Solomon David Lion’s father, Edward Lion, was expelled from Basutoland to the Union after his religious sect was banned. The Sechaba-sa-Batung community settled in the Hammanskraal, Pretoria District, Transvaal [now Gauteng] area in 1941 and Solomon and others purchased a portion of the farm Klipgat for communal farming. Solomon allegedly involved himself in corruption, disregarded co-purchasers wishes, committed crimes and was feared by the community. He was banished to Mount Fletcher, Eastern Province [now Eastern Cape] on 9 February 1953.
On 15 July 1953, Lion’s recognition as head of the Sechaba-sa-Batung community was withdrawn “as he [was] no longer considered to be a fit and proper person to be the head.” These orders again banished Lion to Thokoane Location, Mount Fletcher.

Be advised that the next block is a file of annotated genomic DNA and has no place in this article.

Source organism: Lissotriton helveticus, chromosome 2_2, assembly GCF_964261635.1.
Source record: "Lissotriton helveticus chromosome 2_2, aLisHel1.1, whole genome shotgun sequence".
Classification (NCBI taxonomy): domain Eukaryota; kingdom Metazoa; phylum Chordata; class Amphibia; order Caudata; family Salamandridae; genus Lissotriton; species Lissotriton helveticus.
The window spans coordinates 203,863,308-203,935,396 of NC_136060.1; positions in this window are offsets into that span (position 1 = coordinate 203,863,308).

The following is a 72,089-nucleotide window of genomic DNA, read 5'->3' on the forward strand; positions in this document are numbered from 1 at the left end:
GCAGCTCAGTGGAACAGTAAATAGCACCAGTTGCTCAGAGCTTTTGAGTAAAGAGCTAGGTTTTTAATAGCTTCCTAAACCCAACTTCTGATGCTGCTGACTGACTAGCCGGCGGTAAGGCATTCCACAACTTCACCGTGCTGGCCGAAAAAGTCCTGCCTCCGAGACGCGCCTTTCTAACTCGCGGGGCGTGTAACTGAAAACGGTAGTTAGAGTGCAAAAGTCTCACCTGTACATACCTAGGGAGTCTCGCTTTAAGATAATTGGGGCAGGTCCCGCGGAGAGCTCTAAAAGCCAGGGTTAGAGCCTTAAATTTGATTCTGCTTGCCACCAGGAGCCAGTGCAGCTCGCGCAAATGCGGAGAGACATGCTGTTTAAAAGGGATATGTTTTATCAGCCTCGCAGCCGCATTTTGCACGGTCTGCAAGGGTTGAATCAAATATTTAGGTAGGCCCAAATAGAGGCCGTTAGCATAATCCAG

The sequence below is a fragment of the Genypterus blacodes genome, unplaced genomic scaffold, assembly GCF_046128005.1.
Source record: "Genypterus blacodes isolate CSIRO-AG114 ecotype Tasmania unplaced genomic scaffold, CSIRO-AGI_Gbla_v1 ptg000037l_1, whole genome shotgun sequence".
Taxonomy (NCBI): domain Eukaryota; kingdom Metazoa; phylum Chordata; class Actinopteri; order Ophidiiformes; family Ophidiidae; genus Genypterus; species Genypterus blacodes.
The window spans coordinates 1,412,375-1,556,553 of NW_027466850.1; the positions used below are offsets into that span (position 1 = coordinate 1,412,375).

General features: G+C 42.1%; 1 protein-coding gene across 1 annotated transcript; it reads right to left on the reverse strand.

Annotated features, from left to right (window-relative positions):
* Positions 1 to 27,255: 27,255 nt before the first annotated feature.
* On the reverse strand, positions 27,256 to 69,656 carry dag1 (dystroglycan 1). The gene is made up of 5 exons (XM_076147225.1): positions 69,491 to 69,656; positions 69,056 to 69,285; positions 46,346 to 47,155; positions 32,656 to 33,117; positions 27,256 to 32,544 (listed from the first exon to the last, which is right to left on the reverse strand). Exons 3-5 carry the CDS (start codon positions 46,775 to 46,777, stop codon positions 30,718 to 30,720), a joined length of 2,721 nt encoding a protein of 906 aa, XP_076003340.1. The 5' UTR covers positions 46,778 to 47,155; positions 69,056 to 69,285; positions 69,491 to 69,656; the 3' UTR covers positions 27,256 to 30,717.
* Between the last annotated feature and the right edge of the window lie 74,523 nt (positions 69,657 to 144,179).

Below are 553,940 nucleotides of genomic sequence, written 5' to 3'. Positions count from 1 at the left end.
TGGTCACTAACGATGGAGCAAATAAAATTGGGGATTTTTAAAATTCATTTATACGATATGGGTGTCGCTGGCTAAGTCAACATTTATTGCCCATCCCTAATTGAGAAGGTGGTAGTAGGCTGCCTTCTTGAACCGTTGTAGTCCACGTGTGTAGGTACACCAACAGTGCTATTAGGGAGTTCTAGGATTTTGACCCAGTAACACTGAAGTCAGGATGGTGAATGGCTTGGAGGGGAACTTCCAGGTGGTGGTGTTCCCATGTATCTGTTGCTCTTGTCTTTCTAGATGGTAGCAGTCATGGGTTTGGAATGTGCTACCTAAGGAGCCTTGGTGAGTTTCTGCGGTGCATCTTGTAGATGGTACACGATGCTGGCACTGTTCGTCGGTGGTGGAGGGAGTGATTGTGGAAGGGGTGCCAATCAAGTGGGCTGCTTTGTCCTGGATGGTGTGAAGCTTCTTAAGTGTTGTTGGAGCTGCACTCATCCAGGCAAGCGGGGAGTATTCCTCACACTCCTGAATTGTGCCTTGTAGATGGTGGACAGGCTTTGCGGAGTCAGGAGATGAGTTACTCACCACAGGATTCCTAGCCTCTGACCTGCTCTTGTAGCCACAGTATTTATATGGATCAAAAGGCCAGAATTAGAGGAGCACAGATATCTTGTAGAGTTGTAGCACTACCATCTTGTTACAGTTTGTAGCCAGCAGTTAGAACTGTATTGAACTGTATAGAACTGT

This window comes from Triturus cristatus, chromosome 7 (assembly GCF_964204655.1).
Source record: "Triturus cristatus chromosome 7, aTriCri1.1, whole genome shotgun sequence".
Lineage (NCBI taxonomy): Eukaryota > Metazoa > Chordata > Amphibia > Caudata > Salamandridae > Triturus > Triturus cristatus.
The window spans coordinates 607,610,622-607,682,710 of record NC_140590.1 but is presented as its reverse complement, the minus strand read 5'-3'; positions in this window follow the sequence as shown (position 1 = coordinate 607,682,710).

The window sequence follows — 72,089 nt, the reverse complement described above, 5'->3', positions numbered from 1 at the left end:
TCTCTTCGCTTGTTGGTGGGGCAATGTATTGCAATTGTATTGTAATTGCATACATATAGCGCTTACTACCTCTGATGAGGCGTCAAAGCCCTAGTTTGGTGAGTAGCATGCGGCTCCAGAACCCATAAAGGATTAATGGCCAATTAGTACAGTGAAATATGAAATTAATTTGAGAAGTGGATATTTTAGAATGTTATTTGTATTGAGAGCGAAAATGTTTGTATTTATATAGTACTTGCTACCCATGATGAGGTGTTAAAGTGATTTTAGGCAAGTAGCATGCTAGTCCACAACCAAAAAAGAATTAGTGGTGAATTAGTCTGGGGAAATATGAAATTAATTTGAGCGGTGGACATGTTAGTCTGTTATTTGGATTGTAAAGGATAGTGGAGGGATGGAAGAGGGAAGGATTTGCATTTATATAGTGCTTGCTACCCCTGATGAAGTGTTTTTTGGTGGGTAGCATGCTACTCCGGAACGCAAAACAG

It was reported that upon arrival at Thokoane Location he quickly gathered a following, which caused “a good deal of concern to the authorities.” His prestige grew and “being a Mosotho amongst Sotho speaking people, [he] [had] free rein to exercise his powers over them in their mother tongue.”
It was alleged that he kept continuous contact with his Hammanskraal followers since “motor vehicles [were] constantly passing between the Transvaal and his kraal in the district of Mount Fletcher.” His continued presence, it was argued, was “likely to cause unrest and possibly disturbances in a community which[had] all along been loyal and law-abiding.” His banishment was proposed to an area where he did not speak the same language as the locals and where he could be kept under close surveillance. He was banished on 26 May 1958 to Ingwavuma, [Natal, now KwaZulu-Natal].
At some point, he made his way to Lesotho and became a Lesotho resident. Due to this fact, his order was withdrawn on 15 August 1973.
• Contribution by Professor S. Badat, Rhodes University, 2012. From the book, Forgotten People - Political Banishment under Apartheid by Professor S. Badat